I was educated in the 1980s and 1990s. There were no classes on the value or implications of social media, I didn’t have the chance to learn to code or even consider the possibility of using an ipad in the classroom, let alone the workplace. Keyboarding and words per minute were the only computer connections one made and yet, for my entire working life the internet has been an integral source of information and tool for marketing, career development, research, learning and social connection.
Though I went to an amazing alternative school for high school the fact remains that most of what I learned, the facts, dates and important names and theories, can all be accessed with a few finger taps on my iPhone.
Realistically, what we can count on as consumers, parents, CEOs and members of society is that the world will change in ways that we have no way of predicting or preparing for. I couldn’t be educated about social media because social media didn’t really exist.
As support Sir Ken refers to this survey by IBM of over 3,000 CEOs which notes:
What we heard through the course of these in-depth discussions is that events, threats and
opportunities aren’t just coming at us faster or with less predictability; they
are converging and influencing each other to create entirely unique situations.
These firsts-of-their-kind developments require unprecedented degrees
of creativity—which has become a more important leadership quality than
attributes like management discipline, rigor or operational acumen.
A more important quality than management discipline or operational acumen? Creativity is more important to CEOs than business skills? This is yet another aspect of the future that most of us wouldn’t have predicted.
But, clearly, if thousands of CEOs are so focused on creativity than we should be too.
Whether we’re looking at career advancement for ourselves, entrepreneurial growth as business owners or the preparedness of our kids as we send them off in to the workplace the research shows that creativity is something that deserves at least a little more focus.
Unfortunately, in an learning environment of limited resources and increased standardization this is actually the opposite of what is happening in many cases. So the question becomes – how do we cultivate these skills for ourselves? How can we build activities and exercises into our daily lives that nurture the qualities that employers want?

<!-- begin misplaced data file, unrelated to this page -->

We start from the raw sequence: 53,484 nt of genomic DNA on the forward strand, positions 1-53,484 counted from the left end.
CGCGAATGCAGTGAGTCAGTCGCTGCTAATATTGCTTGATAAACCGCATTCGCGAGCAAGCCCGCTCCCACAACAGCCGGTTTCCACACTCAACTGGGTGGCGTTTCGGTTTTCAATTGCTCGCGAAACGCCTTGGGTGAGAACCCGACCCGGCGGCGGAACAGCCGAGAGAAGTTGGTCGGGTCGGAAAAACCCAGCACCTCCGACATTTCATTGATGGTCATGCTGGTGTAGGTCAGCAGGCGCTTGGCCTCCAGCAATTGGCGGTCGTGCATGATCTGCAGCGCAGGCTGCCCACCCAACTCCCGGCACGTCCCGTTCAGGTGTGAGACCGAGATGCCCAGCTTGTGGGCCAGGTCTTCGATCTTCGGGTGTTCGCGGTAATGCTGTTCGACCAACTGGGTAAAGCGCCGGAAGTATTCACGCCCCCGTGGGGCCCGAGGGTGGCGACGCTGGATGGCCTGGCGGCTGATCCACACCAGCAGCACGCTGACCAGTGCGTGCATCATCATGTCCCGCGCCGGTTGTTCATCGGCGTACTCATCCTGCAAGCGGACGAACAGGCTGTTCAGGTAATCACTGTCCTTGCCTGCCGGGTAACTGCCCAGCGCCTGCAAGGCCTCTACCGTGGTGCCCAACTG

I guess that’s why this is the first post and it was certainly the inspiration for my work. I was a super creative kid who thought that I had to give up the fun, imagination driven stuff that I enjoyed in order to get a job and make money. My building of this campus is as much for my creative fulfillment as it is for that of every participant. I want a life that is fun and purposeful, that serves a greater need while giving me a space to build and create and interact with new people as they grow and explore their potential.
We were all children who had amazing creative powers, whether it was the ability to come up with the best games at recess, the quickest path to the value of X in algebra or the prettiest sounding ditty on the recorder. Creativity doesn’t come in one form and it’s not restricted to artists.
As far as I can tell, if we don’t break down those limited views of the value of a creative mind then we’ll be doing our children, our employees, our businesses and ourselves a disservice.
But that’s just me, what do you think? Have I drunk too much of the Ken Robinson kool-aid?
(For more Creativity resources check out our Links section)
Category: Business, Creativity, Education, Professional Development, Uncategorized Tagged: adult course innovation, adult training creativity, adult training innovation, adult workshop innovation, business, business creativity training, business innovation training, career development, career development innovation, children, create, creative camp, creative camp ideas, creative CEO, creative executive, creative leadership, Creativity, creativity leadership executive, creativity training career, creativity training corporate, education, executive leadership, executive training, extra curricular programs, extracurricular, extracurricular programs, future, HR, human resources, IBM, imagination, innovate, innovation, iPhone, Ken, Ken Robinson, kids and creativity, kids creativity, leadership activities students, leadership programs, leadership training, leadership workshop, professional leadership, professional services creativity, professional services innovation, professional services innovatoin, professional training innovation, Sir Ken Robinson, Social media, student, Ted
No upcoming events